Drugmaker rejects affordable price for Zika vaccine funded by US government
A French pharmaceutical company developing a Zika vaccine funded with millions of dollars in research grants from the U.S. government has rejected a request from the U.S. Army to set an affordable price for the drug once it becomes available.
Sanofi Pasteur has already received $43 million from the Department of Health and Human Services, and the U.S. Army intends to award an exclusive contract to the company to license and sell a vaccine based on technology discovered using federal money.
Scientists with the Walter Reed Army Institute of Research, which is part of the Defense Department, began early-stage clinical trials in November -with Sanofi as a research partner.
But the Army's intention to award an exclusive deal for Sanofi has angered some lawmakers who argue that the drugmaker would be able to charge whatever price it wants for the vaccine.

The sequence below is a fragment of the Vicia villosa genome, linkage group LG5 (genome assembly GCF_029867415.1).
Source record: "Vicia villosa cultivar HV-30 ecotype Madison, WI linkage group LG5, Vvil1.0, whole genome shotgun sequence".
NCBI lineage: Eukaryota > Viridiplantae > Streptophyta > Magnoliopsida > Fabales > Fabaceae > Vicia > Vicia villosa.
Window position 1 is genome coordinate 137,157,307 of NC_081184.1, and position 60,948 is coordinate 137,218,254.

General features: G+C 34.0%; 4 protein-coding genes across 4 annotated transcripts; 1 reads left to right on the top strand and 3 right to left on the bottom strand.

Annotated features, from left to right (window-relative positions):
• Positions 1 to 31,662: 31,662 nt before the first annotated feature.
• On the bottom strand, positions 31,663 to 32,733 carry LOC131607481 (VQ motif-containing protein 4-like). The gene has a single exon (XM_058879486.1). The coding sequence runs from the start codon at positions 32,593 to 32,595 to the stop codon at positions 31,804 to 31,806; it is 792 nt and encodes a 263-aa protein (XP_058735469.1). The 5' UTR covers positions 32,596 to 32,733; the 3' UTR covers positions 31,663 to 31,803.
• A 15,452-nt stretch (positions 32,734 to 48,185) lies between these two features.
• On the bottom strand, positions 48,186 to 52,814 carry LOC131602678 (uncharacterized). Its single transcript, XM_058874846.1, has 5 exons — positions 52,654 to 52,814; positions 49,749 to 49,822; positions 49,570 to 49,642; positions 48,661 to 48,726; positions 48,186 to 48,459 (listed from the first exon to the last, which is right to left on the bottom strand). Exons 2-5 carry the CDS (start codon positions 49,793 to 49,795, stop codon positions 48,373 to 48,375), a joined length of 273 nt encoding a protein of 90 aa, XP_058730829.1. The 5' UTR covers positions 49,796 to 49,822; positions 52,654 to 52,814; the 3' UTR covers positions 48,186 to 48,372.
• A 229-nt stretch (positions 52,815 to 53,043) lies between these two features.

This is not the only clinical trial of a Zika vaccine taking place. As the first place in the continental United States with a confirmed outbreak of Zika spread by mosquitoes last summer, Miami is one of three sites where federal health officials plan a second phase of a clinical trial testing a different experimental DNA vaccine.
The vaccine was developed by federal government scientists with the National Institute of Allergy and Infectious Diseases, which is part of the National Institutes of Health.
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